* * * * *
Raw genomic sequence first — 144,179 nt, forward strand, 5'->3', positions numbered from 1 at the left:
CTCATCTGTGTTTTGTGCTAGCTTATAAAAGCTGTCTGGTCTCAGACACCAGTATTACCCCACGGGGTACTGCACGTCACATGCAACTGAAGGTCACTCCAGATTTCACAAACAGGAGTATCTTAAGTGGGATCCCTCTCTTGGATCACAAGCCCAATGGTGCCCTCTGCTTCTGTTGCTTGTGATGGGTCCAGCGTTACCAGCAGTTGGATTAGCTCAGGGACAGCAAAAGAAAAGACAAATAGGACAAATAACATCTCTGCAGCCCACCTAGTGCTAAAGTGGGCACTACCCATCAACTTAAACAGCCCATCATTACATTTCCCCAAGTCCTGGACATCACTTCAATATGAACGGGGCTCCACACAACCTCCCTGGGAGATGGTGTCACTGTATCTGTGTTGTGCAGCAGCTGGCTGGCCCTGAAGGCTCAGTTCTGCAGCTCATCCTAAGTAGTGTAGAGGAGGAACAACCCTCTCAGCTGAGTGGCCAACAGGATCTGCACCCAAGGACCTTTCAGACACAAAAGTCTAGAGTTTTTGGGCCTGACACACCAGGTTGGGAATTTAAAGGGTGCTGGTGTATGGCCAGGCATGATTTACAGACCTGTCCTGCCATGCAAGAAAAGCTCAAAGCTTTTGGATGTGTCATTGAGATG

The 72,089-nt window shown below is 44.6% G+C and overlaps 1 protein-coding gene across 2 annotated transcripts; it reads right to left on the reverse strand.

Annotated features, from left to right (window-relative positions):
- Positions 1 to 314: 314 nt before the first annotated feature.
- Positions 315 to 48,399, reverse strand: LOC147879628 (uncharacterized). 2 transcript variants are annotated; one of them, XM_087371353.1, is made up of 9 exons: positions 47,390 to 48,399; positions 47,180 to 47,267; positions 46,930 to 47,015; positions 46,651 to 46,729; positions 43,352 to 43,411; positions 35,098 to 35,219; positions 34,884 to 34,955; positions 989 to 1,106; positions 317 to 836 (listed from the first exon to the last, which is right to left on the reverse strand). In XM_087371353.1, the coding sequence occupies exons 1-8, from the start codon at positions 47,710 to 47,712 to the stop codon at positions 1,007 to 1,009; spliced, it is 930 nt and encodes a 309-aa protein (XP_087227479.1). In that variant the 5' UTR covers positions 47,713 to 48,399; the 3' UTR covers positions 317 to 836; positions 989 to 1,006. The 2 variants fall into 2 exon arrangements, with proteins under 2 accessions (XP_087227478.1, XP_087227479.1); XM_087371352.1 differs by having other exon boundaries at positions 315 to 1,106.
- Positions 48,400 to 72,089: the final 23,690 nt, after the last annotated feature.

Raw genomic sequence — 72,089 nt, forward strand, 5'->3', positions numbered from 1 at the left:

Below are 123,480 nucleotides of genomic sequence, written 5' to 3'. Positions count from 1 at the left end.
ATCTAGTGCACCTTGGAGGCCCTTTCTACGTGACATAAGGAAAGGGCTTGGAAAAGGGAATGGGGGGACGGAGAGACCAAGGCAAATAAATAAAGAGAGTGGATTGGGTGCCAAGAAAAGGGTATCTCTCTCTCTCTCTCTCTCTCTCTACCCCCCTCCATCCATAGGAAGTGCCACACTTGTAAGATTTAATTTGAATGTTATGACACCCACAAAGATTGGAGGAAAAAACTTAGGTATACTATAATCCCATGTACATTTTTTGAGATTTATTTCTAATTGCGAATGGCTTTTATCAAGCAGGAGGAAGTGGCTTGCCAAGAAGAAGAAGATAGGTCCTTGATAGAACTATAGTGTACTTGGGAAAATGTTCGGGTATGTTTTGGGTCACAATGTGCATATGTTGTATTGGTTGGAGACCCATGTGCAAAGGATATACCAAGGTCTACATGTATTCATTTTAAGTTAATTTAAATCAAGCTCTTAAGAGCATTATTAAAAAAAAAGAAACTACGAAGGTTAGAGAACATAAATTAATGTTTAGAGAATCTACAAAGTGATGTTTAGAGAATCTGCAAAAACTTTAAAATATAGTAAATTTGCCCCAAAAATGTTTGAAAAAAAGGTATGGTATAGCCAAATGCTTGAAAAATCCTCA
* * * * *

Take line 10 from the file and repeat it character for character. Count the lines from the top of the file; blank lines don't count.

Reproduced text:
ATCTAGTGCACCTTGGAGGCCCTTTCTACGTGACATAAGGAAAGGGCTTGGAAAAGGGAATGGGGGGACGGAGAGACCAAGGCAAATAAATAAAGAGAGTGGATTGGGTGCCAAGAAAAGGGTATCTCTCTCTCTCTCTCTCTCTCTCTACCCCCCTCCATCCATAGGAAGTGCCACACTTGTAAGATTTAATTTGAATGTTATGACACCCACAAAGATTGGAGGAAAAAACTTAGGTATACTATAATCCCATGTACATTTTTTGAGATTTATTTCTAATTGCGAATGGCTTTTATCAAGCAGGAGGAAGTGGCTTGCCAAGAAGAAGAAGATAGGTCCTTGATAGAACTATAGTGTACTTGGGAAAATGTTCGGGTATGTTTTGGGTCACAATGTGCATATGTTGTATTGGTTGGAGACCCATGTGCAAAGGATATACCAAGGTCTACATGTATTCATTTTAAGTTAATTTAAATCAAGCTCTTAAGAGCATTATTAAAAAAAAAGAAACTACGAAGGTTAGAGAACATAAATTAATGTTTAGAGAATCTACAAAGTGATGTTTAGAGAATCTGCAAAAACTTTAAAATATAGTAAATTTGCCCCAAAAATGTTTGAAAAAAAGGTATGGTATAGCCAAATGCTTGAAAAATCCTCA